Yemen Claims to Have Top Terrorist in Custody

January 19, 2010 - 4:25 AM
The government of Yemen says it has arrested al-Qaeda's number two leader in the country – a Saudi held at Guantanamo Bay who was released from U.S. custody in 2007. He quickly resumed jihad activity after going through a Saudi government "rehabilitation" program.
Yemen

Members of Yemen’s anti-terrorist unit train in the outskirts of the capital San'a on Wednesday, Jan. 6, 2010. (AP Photo)

(CNSNews.com) – The government of Yemen says it has arrested al-Qaeda’s number two leader in the country – a Saudi held at Guantanamo Bay who was released from U.S. custody in 2007. He quickly resumed jihad activity after going through a Saudi government “rehabilitation” program.
 
Yemen’s interior ministry said Said Ali al-Shihri was apprehended with another militant after the car they were driving in was involved in a highway accident in the southern province of Shabwa on Monday. It said they were in the hospital under guard.
 
A security source told the Yemen Observer the speeding car had flipped after its occupants attempted to bypass a newly erected security checkpoint.
 
Al-Shihri (alternative spellings include Shehri, Shihr and Shari) emerged a year ago as the second-in-command of Al-Qaeda in the Arabian Peninsula (AQAP), the group formed in a merger of al-Qaeda-affiliated terrorists in Saudi Arabia and Yemen.
 
His appearance in a January 2009 online video with AQAP leader Nasser al-Wuhayshi and several other al-Qaeda figures caused a stir because both al-Shihri and another of the men present were former Guantanamo Bay detainees.
 
(Al-Shihri was held at the facility since early 2002, after being captured along the Afghanistan-Pakistan border in late 2001. Unclassified information released by the Pentagon later described him as an al-Qaeda “travel facilitator” who helped Saudis wanting to travel to Afghanistan through Iran.)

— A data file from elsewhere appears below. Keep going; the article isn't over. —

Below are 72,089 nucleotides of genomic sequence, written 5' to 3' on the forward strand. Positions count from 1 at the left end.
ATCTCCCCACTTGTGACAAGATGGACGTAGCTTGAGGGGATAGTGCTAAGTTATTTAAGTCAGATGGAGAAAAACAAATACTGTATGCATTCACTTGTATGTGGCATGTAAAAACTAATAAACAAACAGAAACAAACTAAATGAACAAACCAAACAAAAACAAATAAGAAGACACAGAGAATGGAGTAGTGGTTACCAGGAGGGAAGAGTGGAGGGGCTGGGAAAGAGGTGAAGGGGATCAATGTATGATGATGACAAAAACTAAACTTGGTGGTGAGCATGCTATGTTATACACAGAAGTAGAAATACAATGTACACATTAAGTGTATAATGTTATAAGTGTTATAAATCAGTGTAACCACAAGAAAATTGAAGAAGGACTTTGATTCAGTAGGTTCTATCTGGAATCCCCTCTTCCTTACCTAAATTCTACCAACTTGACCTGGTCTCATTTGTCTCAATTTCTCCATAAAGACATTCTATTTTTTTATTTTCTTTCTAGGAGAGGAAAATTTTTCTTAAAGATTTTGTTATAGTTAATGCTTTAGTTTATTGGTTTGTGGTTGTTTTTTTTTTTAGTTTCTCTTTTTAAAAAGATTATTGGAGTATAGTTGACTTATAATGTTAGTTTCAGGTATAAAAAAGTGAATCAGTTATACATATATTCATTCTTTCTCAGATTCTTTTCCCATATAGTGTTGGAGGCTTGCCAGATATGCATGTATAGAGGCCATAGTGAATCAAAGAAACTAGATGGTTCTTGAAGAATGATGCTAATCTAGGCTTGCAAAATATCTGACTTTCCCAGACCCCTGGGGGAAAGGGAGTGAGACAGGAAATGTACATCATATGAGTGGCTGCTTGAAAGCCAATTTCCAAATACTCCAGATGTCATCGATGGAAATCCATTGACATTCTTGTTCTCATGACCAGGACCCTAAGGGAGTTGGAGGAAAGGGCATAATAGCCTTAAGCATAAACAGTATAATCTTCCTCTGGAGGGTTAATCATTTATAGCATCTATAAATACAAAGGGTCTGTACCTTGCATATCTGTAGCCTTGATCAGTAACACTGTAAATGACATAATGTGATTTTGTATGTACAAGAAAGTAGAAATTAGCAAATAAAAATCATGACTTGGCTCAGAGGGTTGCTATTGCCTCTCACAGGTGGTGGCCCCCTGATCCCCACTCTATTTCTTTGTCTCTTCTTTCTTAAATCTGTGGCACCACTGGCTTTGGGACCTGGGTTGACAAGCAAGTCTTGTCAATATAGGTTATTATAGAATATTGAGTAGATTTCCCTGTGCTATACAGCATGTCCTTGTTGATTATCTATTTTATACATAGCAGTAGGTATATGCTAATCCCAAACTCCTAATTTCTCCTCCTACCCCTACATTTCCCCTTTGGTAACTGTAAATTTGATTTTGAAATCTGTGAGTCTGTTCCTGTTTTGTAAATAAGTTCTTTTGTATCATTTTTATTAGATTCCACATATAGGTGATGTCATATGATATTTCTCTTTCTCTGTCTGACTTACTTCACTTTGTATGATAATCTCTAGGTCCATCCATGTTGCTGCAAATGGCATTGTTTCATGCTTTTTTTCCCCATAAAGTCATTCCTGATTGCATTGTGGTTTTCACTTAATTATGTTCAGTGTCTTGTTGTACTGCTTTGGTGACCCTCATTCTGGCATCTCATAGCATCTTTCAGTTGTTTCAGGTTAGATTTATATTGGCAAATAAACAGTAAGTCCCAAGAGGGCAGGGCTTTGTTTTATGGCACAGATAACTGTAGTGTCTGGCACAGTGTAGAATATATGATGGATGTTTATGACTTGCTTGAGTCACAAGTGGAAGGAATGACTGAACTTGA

The U.S. released al-Shihri in November 2007. He was repatriated to Saudi Arabia where he underwent a government program in which Islamic clerics, sociologists and psychiatrists attempt to wean radicals off the jihadist ideology.
 
His public reemergence as an active terrorist last January came at a time when President Obama was pledging to shut down the detention facility within one year.
 
The original deadline for the closure comes later this week, although last November, amid growing legal and technical difficulties and congressional resistance, Obama conceded that it would not be met.
 
In an April 2009 fact sheet, the Pentagon reported that of more than 530 detainees released from Guantanamo Bay, 27 were confirmed to have reengaged in terrorist activity and another 47 were suspected to have done so. (The Saudi government on Monday named another ex-Guantanamo detainee, Fahd Saleh al-Jutaili, as one of three wanted Saudis killed in an explosion outside the kingdom last September. He was identified with the aid of DNA samples.)
 
‘Detention increased our persistence’
 
AQAP has troubled researchers since its inception, but it has drawn far wider concerns since it was recently linked to the deadly shooting at Fort Hood, Texas in November, and the abortive Christmas Day plane bombing.
 
AQAP in a Dec. 28 statement of responsibility said it had provided the explosive device which Nigerian Umar Farouk Abdulmutallab is accused of using in an attempt to bring down the Detroit-bound aircraft.